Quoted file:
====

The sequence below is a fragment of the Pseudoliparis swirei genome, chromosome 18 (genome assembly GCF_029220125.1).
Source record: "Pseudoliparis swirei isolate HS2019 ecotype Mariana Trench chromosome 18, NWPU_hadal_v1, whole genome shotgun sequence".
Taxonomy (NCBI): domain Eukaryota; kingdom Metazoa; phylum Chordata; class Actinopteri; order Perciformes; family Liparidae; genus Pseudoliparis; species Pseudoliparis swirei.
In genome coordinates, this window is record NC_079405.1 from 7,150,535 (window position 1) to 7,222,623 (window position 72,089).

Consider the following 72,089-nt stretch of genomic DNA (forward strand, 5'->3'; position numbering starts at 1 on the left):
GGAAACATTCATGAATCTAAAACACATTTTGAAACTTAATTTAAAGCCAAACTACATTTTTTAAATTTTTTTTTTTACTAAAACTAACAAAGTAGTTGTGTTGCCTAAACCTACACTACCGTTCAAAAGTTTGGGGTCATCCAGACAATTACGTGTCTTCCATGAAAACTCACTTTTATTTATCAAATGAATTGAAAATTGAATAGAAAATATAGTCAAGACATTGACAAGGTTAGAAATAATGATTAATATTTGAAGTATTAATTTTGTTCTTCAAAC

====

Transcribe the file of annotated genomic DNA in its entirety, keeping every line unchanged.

The sequence below is a fragment of the Pseudoliparis swirei genome, chromosome 18 (genome assembly GCF_029220125.1).
Source record: "Pseudoliparis swirei isolate HS2019 ecotype Mariana Trench chromosome 18, NWPU_hadal_v1, whole genome shotgun sequence".
Taxonomy (NCBI): domain Eukaryota; kingdom Metazoa; phylum Chordata; class Actinopteri; order Perciformes; family Liparidae; genus Pseudoliparis; species Pseudoliparis swirei.
In genome coordinates, this window is record NC_079405.1 from 7,150,535 (window position 1) to 7,222,623 (window position 72,089).

Consider the following 72,089-nt stretch of genomic DNA (forward strand, 5'->3'; position numbering starts at 1 on the left):
GGAAACATTCATGAATCTAAAACACATTTTGAAACTTAATTTAAAGCCAAACTACATTTTTTAAATTTTTTTTTTTACTAAAACTAACAAAGTAGTTGTGTTGCCTAAACCTACACTACCGTTCAAAAGTTTGGGGTCATCCAGACAATTACGTGTCTTCCATGAAAACTCACTTTTATTTATCAAATGAATTGAAAATTGAATAGAAAATATAGTCAAGACATTGACAAGGTTAGAAATAATGATTAATATTTGAAGTATTAATTTTGTTCTTCAAAC